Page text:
Researchers plan to examine 'lunar hay fever' that hit astronauts

An European Space Agency (ESA) research programme plans to examine "lunar hay fever."
By Tyler MacDonald | Jul 06, 2018
Scientists are planning to examine "lunar hay fever," which is the nasal congestion and sneezing that occurs in astronauts after Moon dust that makes its way into their lungs. The research stems from the European Space Agency (ESA) research programme, which consists of experts from around the world.

"We don't know how bad this dust is," says Kim Prisk, a pulmonary physiologist from the University of California that is taking part in the research. "It all comes down to an effort to estimate the degree of risk involved."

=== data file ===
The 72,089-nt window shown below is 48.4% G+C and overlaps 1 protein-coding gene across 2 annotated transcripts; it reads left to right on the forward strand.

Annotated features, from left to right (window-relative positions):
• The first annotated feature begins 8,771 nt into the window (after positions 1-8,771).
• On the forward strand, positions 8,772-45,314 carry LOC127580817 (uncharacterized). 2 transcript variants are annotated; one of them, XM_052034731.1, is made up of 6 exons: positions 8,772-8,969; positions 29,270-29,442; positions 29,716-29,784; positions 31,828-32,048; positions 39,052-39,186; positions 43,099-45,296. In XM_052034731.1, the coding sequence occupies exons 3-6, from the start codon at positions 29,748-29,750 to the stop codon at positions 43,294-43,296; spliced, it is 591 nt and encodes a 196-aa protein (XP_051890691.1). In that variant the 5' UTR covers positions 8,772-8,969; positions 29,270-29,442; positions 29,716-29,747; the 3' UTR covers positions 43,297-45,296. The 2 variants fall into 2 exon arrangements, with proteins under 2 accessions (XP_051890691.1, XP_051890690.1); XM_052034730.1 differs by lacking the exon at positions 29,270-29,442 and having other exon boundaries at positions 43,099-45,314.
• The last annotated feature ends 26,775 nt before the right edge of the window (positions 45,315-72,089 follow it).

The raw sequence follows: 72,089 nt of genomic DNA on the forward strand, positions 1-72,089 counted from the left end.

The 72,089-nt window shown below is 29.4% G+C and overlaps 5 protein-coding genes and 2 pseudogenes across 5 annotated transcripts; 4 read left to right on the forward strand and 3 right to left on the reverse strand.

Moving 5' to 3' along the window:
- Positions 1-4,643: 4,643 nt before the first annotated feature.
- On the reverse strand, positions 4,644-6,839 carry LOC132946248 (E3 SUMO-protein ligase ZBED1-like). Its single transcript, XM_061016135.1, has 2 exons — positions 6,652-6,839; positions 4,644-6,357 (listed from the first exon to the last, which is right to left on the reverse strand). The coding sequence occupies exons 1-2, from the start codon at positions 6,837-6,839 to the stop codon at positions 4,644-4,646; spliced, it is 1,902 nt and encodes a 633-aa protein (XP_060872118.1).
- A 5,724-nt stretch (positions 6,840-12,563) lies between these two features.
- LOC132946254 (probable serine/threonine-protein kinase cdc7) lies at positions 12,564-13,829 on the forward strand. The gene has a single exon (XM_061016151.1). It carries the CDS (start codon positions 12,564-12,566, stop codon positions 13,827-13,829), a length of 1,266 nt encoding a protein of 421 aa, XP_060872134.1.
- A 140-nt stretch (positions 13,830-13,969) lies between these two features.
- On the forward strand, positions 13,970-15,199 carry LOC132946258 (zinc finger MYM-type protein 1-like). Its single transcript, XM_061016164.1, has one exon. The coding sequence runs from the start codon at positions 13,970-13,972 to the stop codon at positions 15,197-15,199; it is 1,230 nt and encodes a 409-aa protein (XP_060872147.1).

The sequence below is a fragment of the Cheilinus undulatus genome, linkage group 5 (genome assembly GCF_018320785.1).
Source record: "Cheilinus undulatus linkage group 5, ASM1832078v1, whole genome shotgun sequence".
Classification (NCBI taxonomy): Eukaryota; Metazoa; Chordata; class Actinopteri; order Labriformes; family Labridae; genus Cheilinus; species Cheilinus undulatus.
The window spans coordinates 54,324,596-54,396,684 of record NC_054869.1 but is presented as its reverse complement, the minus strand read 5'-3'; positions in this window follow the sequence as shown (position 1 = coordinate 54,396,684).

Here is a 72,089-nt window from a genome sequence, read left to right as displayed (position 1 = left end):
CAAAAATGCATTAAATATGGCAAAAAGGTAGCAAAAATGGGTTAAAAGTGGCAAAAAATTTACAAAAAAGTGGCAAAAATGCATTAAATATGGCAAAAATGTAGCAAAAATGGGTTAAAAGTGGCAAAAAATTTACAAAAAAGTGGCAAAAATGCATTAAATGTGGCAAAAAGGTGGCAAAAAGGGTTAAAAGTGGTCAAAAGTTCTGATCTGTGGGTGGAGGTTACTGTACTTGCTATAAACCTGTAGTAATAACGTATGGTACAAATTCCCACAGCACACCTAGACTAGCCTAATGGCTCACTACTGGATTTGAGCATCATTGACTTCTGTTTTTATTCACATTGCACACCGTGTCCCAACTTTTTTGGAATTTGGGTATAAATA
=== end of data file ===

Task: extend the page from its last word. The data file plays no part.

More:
"Particles 50 times smaller than a human hair can hang around for months inside your lungs," Prisk said. "The longer the particle stays, the greater the chance for toxic effects."

In order to conduct the experiment, the team is using simulated Moon dust that is created from materials obtained from a German volcanic region.

"The rarity of the lunar glass-like material makes it a special kind of dust," said Erin Tranfield, a biologist and expert in dust toxicity. "We need to grind the source material but that means removing the sharp edges."

But the lunar soil does have its benefits.

"You can heat it to produce bricks that can offer shelter for astronauts," said science advisor Aidan Cowley. "Oxygen can be extracted from the soil to sustain human missions on the Moon."

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